|Average, all deposits||32.2% CaCO3|
|Average, pelagic deposits||33.4% CaCO3|
|Average, terrigenous deposits||24.6% CaCO3|
More complete data concerning the calcium carbonate content and the areal extent of the different types of deposits would modify these values somewhat. The data presented in fig. 259 can be used to estimate the average calcium carbonate content when the area represented by the different depth intervals is known (table 5, p. 21). Trask's figures for the calcium carbonate content of the pelagic deposits when treated in this way give an average of 37 per cent CaCO3. The data for the Pacific and the Atlantic (fig. 259B) give averages of 27 per cent and 54 per cent, respectively. When all types of sediments are combined (fig. 259C), we obtain an average of 18.8 per cent CaCO3 for the Pacific Ocean and 41 per cent for the Atlantic Ocean. The available data therefore indicate that the average calcium carbonate content of pelagic deposits is about 37 per cent and for terrigenous sediments about 25 per cent. Owing to the greater frequency of sampling in intermediate and low latitudes, the values for the terrigenous sediments may be somewhat high. The data in Clarke (1924, p. 34) indicate that the mean value for fossil-bearing shallow-water deposits is probably about one half of this, namely 12.5 per cent.
It should be pointed out that the averages given above are those for a superficial layer of the marine deposits and represent the averages for a certain thickness, regardless of the rate of deposition. The average obtained in this way, therefore, does not correspond to the ratio between the calcareous and noncalcareous material which may be carried to the sea. In order to obtain a balance sheet for the supply and deposition it is necessary to take into account the relationship between the rate of deposition and the calcium carbonate content. As shown on p. 1036, the terrigenous sediments accumulate much more rapidly than the pelagic deposits and, because of their lower calcium carbonate content, the ratio of the rates of accumulation of calcareous and non-calcareous material is 1:5.2, that is, the percentage of calcium carbonate in the total annual sedimentation is 19 per cent.
It is impossible to discuss the pattern of distribution of percentage of calcium carbonate in detail, and only a few of the major features can be considered. These are (1) the higher calcium carbonate content of the sediments of intermediate and low latitudes and the somewhat anomalous northward extension of calcareous sediments in the North Atlantic, (2) the decrease in calcium carbonate content with increasing depth in pelagic deposits, (3) the possible reasons for the difference between the carbonate content of the sediments in the Atlantic and the Pacific Oceans and between those in the North and South Pacific. Owing to the incomplete understanding of the processes involved, only the general character of the controlling agencies can be pointed out.
The contrast between the calcium carbonate content of the sediments in intermediate and low latitudes on one hand and in high latitudes on the other is undoubtedly related to the higher production of calcareous forms in low latitudes. In fact, there are virtually no calcareous planktonic forms found in high latitudes. Another factor which may contribute to the difference is that of solution of the calcium carbonate either in the water or after it has reached the bottom. As shown elsewhere, conditions favorable for the solution of calcium carbonate are characteristic of high latitudes in contrast to those in low latitudes. The relative rate of accumulation of noncalcareous material may play some part in determining the general distribution, but it is considered as secondary compared with the absolute rate of supply of calcareous material.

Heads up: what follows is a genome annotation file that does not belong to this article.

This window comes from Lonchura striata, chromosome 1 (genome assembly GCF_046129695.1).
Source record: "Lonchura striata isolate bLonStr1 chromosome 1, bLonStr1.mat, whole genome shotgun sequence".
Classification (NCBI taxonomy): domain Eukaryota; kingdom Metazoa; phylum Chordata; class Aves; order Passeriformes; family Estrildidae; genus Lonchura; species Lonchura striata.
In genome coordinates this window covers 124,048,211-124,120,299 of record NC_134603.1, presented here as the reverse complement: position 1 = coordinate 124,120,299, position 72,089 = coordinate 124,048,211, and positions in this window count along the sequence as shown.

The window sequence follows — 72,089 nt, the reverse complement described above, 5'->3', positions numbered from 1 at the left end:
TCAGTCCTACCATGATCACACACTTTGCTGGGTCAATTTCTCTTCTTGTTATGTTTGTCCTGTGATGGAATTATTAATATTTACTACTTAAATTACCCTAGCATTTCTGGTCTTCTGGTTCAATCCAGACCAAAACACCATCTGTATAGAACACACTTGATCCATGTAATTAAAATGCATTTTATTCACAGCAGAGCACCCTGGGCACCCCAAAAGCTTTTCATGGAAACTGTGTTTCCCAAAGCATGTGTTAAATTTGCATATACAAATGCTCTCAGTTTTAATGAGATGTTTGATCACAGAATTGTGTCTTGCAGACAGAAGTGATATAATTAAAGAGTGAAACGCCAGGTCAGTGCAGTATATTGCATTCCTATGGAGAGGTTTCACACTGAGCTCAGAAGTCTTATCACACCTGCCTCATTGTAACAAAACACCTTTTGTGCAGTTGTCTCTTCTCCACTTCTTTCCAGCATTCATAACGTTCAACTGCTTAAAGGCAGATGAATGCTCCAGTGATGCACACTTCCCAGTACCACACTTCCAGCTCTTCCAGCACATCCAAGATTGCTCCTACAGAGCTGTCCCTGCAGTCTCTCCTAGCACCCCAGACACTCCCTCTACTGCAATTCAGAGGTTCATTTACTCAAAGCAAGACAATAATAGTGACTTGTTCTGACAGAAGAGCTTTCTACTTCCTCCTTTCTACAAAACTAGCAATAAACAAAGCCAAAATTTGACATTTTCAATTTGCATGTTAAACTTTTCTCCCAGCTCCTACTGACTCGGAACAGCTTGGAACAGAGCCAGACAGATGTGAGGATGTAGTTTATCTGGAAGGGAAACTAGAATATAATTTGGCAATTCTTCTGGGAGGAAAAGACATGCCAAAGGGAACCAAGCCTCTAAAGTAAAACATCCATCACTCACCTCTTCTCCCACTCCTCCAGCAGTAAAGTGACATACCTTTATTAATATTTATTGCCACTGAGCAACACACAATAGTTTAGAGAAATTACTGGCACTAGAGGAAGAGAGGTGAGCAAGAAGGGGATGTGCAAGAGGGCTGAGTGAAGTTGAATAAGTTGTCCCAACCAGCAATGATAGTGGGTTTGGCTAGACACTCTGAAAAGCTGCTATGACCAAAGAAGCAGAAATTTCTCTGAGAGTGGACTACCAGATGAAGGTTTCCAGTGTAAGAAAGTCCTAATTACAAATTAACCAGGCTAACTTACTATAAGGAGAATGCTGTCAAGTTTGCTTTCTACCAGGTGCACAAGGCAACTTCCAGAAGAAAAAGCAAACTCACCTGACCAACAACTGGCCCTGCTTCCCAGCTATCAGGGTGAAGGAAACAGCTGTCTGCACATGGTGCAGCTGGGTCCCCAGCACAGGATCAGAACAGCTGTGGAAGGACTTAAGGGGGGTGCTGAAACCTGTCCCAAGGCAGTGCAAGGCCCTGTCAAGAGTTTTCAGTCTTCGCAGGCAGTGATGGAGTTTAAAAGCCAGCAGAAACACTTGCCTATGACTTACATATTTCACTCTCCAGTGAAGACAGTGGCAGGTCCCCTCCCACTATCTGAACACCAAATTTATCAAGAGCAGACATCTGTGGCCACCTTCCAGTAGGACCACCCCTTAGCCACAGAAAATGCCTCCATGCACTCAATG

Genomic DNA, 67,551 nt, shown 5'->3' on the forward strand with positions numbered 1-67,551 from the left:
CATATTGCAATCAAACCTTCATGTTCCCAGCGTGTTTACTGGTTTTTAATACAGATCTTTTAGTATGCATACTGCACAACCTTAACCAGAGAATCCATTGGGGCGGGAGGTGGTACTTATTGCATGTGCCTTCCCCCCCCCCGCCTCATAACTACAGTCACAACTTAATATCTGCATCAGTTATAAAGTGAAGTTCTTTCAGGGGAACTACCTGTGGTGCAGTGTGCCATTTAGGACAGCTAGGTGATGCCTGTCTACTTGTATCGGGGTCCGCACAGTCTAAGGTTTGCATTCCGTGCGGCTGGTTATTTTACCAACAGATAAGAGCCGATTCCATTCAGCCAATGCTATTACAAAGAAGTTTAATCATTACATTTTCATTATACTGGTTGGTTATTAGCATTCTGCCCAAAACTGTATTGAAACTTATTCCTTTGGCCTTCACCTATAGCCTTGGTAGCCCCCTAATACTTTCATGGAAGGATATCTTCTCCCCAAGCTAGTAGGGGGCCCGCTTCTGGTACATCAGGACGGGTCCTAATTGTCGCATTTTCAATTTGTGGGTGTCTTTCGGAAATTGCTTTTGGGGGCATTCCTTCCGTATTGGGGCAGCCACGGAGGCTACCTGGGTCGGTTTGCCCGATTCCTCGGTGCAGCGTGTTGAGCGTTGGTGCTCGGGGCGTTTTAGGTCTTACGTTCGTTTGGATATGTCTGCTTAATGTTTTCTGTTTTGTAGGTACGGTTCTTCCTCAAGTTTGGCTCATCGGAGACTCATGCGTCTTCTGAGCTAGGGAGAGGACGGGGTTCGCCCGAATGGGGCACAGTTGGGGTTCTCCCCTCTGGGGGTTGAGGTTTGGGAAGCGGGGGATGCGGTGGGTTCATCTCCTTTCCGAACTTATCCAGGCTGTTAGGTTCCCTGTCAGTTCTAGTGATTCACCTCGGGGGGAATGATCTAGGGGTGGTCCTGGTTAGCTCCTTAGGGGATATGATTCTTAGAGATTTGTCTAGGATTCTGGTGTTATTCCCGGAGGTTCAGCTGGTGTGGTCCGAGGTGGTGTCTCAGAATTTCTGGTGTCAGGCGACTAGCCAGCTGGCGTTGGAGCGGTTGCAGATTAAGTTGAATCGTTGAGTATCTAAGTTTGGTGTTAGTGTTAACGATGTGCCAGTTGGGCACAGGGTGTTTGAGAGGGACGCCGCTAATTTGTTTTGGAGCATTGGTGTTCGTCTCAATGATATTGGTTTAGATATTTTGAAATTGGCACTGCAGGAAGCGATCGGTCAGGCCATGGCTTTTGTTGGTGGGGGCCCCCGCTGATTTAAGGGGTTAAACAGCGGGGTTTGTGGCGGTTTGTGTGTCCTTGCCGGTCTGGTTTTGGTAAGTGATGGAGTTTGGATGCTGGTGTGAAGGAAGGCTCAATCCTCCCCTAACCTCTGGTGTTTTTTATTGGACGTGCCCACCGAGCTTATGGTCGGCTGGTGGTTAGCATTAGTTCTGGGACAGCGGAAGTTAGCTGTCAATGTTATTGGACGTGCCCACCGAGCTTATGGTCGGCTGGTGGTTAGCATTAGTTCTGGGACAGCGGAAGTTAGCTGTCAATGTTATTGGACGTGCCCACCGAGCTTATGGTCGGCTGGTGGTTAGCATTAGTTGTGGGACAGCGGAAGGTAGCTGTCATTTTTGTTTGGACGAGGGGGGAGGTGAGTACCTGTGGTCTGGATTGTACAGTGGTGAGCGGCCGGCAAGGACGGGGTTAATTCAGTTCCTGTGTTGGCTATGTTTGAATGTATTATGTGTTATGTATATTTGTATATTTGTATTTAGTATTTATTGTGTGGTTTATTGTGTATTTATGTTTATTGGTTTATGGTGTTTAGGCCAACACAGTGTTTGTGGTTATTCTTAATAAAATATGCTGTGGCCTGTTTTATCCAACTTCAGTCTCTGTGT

The decrease in the percentage of calcium carbonate with depth in pelagic deposits may be attributed to a number of factors. Possibly the most important is the effect which topography will have upon the deposition of extremely fine-grained inorganic debris. Such debris will tend to accumulate in depressions where it will be deposited more rapidly than upon topographic highs, and hence will tend to dilute the calcium carbonate. Two other factors must be considered. The first of these, namely the amount of solution during sinking, has been considered to be an important factor since the material which is deposited at great depths has to pass through a longer column of water and is therefore exposed to the solvent action for a longer period. The second factor is that of solution on the bottom. If there is a greater supply of decomposable organic material to the deep basins, the larger production of carbon dioxide may tend to dissolve more of the calcium carbonate which reaches the bottom. All of these factors may be effective in determining the decrease in the percentage of calcium carbonate with increasing depth in the open ocean.
In order to present any explanation for the difference in character between the sediments in the Atlantic and Pacific Oceans and the sediments of the North and South Pacific, it is helpful to return to the concept of the stationary distribution of properties in the water. As
It is more difficult to offer any definite reason for the difference between the North and the South Pacific. Most of the supply by rivers is actually in the North Pacific, therefore there must be a net transport of calcium across the Equator. The lower calcium carbonate content of the sediments may be due to the greater relative rate of accumulation of noncalcareous material or to the slower relative rate of deposition of calcareous material. Conditions within the water itself may also play a part. The deep-water circulation of the Pacific is such that the water flowing in from the south must ultimately turn around and flow south again (p. 752). There is a general decrease in the oxygen content and, hence, an increase in the carbon dioxide content from south to north. Therefore, conditions in the North Pacific may be more favorable for the solution of calcium carbonate both in the water and on the bottom. Further studies of the chemistry of the waters and more adequate knowledge of the solubility of calcium carbonate will make possible a more exact analysis of these various factors.